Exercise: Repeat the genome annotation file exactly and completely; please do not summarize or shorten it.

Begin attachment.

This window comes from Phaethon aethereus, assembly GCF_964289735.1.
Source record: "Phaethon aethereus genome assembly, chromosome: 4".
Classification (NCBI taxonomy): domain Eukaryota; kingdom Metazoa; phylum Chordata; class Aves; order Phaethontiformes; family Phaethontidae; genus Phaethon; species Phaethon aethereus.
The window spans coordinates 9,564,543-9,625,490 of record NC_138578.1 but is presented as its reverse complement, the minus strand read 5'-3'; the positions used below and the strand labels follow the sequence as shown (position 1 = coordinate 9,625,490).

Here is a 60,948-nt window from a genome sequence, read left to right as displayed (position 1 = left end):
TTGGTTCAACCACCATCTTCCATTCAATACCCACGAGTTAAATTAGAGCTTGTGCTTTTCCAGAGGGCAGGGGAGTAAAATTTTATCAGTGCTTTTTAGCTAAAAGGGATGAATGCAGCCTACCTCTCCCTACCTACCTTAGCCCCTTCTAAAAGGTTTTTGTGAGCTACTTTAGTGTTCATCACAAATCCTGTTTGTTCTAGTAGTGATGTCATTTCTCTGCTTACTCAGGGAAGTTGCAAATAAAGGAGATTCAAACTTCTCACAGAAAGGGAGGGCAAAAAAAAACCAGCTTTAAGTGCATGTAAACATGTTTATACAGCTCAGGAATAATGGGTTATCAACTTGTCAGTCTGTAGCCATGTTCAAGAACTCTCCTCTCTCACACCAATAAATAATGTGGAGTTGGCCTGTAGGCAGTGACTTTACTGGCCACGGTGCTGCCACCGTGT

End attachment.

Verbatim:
This window comes from Phaethon aethereus, assembly GCF_964289735.1.
Source record: "Phaethon aethereus genome assembly, chromosome: 4".
Classification (NCBI taxonomy): domain Eukaryota; kingdom Metazoa; phylum Chordata; class Aves; order Phaethontiformes; family Phaethontidae; genus Phaethon; species Phaethon aethereus.
The window spans coordinates 9,564,543-9,625,490 of record NC_138578.1 but is presented as its reverse complement, the minus strand read 5'-3'; the positions used below and the strand labels follow the sequence as shown (position 1 = coordinate 9,625,490).

Here is a 60,948-nt window from a genome sequence, read left to right as displayed (position 1 = left end):
TTGGTTCAACCACCATCTTCCATTCAATACCCACGAGTTAAATTAGAGCTTGTGCTTTTCCAGAGGGCAGGGGAGTAAAATTTTATCAGTGCTTTTTAGCTAAAAGGGATGAATGCAGCCTACCTCTCCCTACCTACCTTAGCCCCTTCTAAAAGGTTTTTGTGAGCTACTTTAGTGTTCATCACAAATCCTGTTTGTTCTAGTAGTGATGTCATTTCTCTGCTTACTCAGGGAAGTTGCAAATAAAGGAGATTCAAACTTCTCACAGAAAGGGAGGGCAAAAAAAAACCAGCTTTAAGTGCATGTAAACATGTTTATACAGCTCAGGAATAATGGGTTATCAACTTGTCAGTCTGTAGCCATGTTCAAGAACTCTCCTCTCTCACACCAATAAATAATGTGGAGTTGGCCTGTAGGCAGTGACTTTACTGGCCACGGTGCTGCCACCGTGT